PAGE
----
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Improving health literacy on the Island: Language barriers and lack of reading skills hamper can patients' healthcare decisions

Tuesday, December 15, 2009

STATEN ISLAND, N.Y. -- When Victor Luna came to the United States from Mexico in 2004, he was nervous about going to doctors because of a language barrier. But after taking health literacy classes, the Oakwood resident is no longer afraid.

During Staten Island's first Health Literacy & Cultural Competency Conference held last month at Staten Island University Hospital's Ocean Breeze campus, Luna told about 60 people how the classes helped him. Having learned about different aspects of healthcare, Luna recounted how he called his mother in Mexico after a lesson on breast cancer and told her how to do a self-exam.

"I believe it is important to have health classes because many times we are not informed about the diseases that are all around us," Luna said. "Some of them are unknown or alien to us, sometimes we don't have the knowledge or ability to prevent them."

According to the American Medical Association (AMA), health literacy is the ability to obtain, process and understand basic health information and services needed to make appropriate health decisions and follow instructions for treatment. A recent government study estimates that more than 89 million American adults have limited health literacy skills -- including people of all ages, races, income and education levels.

The SIUH conference brought together community members, healthcare providers and adult educators to discuss health literacy on Staten Island. Topics included developing reader-friendly patient education material and health literacy electronic information resources.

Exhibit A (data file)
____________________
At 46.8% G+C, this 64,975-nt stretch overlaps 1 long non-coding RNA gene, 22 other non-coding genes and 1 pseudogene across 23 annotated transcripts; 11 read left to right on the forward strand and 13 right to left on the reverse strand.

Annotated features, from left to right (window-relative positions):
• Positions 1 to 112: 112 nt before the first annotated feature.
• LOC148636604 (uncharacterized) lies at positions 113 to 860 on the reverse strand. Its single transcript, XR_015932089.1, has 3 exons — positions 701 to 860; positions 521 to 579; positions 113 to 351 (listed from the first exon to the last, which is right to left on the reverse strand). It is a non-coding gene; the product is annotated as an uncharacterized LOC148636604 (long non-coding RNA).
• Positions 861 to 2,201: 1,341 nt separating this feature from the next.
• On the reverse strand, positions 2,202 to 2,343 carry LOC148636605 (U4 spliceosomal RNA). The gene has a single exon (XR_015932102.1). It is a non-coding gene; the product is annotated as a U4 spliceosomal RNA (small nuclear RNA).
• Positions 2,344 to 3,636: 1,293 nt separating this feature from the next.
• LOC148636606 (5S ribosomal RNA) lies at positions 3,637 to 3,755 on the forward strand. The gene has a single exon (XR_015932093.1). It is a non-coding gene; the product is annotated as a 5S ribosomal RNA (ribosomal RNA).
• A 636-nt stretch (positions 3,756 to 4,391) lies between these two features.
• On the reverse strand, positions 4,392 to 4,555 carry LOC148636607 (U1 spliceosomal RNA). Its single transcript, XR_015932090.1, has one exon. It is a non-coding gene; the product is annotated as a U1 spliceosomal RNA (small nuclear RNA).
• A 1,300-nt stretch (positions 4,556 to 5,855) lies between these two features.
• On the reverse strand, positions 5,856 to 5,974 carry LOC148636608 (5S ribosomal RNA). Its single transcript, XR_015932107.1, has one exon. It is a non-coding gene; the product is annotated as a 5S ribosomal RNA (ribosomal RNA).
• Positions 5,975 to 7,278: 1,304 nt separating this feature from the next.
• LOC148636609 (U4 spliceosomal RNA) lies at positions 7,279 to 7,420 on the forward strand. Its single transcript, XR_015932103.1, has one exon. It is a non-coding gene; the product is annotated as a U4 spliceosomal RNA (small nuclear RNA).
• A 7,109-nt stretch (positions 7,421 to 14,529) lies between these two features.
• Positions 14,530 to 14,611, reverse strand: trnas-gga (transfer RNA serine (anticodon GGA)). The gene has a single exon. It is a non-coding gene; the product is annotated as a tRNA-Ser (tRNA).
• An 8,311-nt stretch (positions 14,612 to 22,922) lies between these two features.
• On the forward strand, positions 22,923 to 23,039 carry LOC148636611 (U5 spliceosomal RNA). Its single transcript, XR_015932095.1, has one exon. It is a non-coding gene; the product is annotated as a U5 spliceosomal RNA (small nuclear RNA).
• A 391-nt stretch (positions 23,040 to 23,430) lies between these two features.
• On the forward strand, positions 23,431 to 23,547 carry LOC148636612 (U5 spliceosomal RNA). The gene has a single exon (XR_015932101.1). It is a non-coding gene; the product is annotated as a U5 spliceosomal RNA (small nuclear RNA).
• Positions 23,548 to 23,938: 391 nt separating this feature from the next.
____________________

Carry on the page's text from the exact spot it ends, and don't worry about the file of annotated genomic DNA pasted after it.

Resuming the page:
"Low health literacy is not just affecting people who don't speak English, a majority are native-born Americans who speak English," noted Celina Ramsey, limited English proficiency and health literacy coordinator at SIUH. "They are so unaware of the detrimental affects; they don't understand health care information or the future of their health."

Ms. Ramsey, who led the program, spoke to the group about improving patient/provider communication with simple language. During the session, she showed an AMA video featuring those with low health literacy and discussed how healthcare providers can simplify medical jargon for patients.

She taught attendees the Teach Back method and paired them up to practice it. With the technique, people receiving health information are asked to restate it to their providers in their own words, not just repeat it, to ensure that it's understood and remembered.

"Most health documents are written at a 12th-, 13th-, 14th-grade level," Ms. Ramsey explained. "Most Americans read at or below an eighth-grade level. We are trying to promote patient education and material written at a fifth-grade level."

SIUH has offered health literacy classes for more than two years. The conference was part of a grant from the National Library of Medicine the hospital received in April to bring its health literacy curriculum into adult education programs across the Island. SIUH has since partnered with the Jewish Community Center, New York Public Library, Community Health Center of Richmond, El Centro del Inmigrante and the YMCA to teach health literacy through ESL classes.

The next step is a boroughwide Health Literacy Collaboration that will have its inaugural meeting Jan. 15 at the hospital's Medical Arts Pavilion. Open to the community, the collaboration aims to bring different groups together to promote health literacy and educate others.

"I want to be able to share everything that everyone's doing," Ms. Ramsey said. "If we all come together, we can make a health literacy standard on Staten Island."

For more information about the Health Literacy Collaboration, call Ms. Ramsey at 718-226-8435.

Andrea Boyarsky is a features reporter for the Advance. She may be reached at

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